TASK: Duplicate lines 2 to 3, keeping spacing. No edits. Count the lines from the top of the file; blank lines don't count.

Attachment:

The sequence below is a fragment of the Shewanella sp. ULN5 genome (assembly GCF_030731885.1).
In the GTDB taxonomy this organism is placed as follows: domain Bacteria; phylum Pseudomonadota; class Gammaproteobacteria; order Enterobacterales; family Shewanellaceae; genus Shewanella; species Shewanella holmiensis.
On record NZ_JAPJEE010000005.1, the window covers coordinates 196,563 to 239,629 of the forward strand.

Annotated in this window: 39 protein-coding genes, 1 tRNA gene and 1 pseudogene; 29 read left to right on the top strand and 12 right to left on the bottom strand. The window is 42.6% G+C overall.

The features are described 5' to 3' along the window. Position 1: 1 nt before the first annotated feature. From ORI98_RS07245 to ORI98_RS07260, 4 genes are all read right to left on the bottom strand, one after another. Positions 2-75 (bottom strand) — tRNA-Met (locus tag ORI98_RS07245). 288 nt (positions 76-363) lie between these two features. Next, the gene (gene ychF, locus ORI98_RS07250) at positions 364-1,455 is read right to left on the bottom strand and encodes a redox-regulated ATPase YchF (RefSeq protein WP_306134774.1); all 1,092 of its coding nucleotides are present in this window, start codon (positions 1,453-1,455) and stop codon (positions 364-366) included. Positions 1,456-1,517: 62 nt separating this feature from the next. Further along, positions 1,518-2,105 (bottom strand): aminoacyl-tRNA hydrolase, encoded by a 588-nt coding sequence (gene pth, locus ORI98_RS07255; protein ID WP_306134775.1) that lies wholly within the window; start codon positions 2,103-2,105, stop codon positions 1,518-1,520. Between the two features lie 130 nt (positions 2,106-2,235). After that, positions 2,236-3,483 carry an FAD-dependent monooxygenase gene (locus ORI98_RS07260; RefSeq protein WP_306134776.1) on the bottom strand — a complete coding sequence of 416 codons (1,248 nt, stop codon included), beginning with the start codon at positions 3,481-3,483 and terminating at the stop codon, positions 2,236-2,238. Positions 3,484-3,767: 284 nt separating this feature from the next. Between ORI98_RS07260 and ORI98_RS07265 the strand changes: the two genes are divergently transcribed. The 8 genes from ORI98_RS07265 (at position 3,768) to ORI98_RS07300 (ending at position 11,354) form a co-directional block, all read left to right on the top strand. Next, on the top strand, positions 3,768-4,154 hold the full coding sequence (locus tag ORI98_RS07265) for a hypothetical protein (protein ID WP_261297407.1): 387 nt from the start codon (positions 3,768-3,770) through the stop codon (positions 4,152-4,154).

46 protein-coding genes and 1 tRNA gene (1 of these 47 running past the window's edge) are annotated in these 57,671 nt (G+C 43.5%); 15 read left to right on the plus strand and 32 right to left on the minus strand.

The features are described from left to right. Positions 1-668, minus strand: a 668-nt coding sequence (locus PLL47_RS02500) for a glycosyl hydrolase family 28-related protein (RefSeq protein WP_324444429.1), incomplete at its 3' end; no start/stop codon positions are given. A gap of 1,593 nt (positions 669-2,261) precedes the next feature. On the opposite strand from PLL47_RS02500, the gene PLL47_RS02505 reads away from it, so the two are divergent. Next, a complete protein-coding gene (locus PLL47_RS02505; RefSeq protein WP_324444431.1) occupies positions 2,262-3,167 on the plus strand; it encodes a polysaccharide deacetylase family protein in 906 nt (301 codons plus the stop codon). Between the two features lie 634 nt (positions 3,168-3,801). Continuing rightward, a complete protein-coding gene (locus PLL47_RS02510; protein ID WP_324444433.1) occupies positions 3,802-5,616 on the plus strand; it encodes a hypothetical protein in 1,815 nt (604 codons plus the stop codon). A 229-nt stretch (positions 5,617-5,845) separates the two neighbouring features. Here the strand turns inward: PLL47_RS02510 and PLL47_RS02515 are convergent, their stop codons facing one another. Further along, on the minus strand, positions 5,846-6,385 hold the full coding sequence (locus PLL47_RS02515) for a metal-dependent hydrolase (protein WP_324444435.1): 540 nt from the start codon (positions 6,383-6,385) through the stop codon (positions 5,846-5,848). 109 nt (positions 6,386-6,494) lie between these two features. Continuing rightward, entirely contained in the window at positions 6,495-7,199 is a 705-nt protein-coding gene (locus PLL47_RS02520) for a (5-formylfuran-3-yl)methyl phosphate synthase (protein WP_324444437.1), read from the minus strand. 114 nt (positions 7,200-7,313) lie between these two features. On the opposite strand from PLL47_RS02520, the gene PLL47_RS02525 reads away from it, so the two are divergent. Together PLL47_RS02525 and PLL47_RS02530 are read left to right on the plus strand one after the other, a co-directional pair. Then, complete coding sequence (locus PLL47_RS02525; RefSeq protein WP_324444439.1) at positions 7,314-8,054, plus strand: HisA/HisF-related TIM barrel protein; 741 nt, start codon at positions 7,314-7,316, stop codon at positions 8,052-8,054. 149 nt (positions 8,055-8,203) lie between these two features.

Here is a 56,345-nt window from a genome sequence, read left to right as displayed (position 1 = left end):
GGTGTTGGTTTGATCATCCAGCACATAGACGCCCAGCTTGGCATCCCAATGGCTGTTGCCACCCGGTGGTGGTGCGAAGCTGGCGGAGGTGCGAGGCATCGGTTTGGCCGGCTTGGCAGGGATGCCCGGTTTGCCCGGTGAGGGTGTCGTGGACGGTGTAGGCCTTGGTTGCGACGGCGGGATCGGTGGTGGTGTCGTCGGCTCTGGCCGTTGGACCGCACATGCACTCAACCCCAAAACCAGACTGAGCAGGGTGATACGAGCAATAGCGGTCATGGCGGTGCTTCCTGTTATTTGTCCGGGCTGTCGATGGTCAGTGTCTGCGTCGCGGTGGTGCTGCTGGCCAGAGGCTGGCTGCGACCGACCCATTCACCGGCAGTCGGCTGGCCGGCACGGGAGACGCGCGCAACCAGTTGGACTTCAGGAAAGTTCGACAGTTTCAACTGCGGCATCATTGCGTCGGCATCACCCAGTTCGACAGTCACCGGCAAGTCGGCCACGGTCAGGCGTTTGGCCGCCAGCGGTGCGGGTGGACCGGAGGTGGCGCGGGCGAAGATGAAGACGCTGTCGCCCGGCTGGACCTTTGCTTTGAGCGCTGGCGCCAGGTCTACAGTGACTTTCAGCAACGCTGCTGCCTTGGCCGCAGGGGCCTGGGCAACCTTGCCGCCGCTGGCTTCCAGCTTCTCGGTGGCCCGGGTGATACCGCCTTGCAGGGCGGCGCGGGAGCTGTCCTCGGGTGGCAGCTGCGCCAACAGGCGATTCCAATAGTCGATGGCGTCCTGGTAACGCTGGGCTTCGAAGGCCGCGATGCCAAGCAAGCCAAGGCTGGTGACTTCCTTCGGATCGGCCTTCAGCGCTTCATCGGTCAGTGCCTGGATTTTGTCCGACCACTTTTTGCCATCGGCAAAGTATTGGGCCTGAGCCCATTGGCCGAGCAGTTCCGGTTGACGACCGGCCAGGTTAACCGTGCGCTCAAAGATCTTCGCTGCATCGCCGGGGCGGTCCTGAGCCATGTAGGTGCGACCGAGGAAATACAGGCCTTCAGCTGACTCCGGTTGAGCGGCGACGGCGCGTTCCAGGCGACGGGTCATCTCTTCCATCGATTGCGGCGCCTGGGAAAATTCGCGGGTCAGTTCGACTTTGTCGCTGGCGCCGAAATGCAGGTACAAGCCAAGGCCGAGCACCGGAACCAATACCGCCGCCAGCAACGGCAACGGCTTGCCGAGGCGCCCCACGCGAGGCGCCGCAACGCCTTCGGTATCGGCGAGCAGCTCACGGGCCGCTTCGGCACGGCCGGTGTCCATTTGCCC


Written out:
In the GTDB taxonomy this organism is placed as follows: domain Bacteria; phylum Pseudomonadota; class Gammaproteobacteria; order Enterobacterales; family Shewanellaceae; genus Shewanella; species Shewanella holmiensis.
On record NZ_JAPJEE010000005.1, the window covers coordinates 196,563 to 239,629 of the forward strand.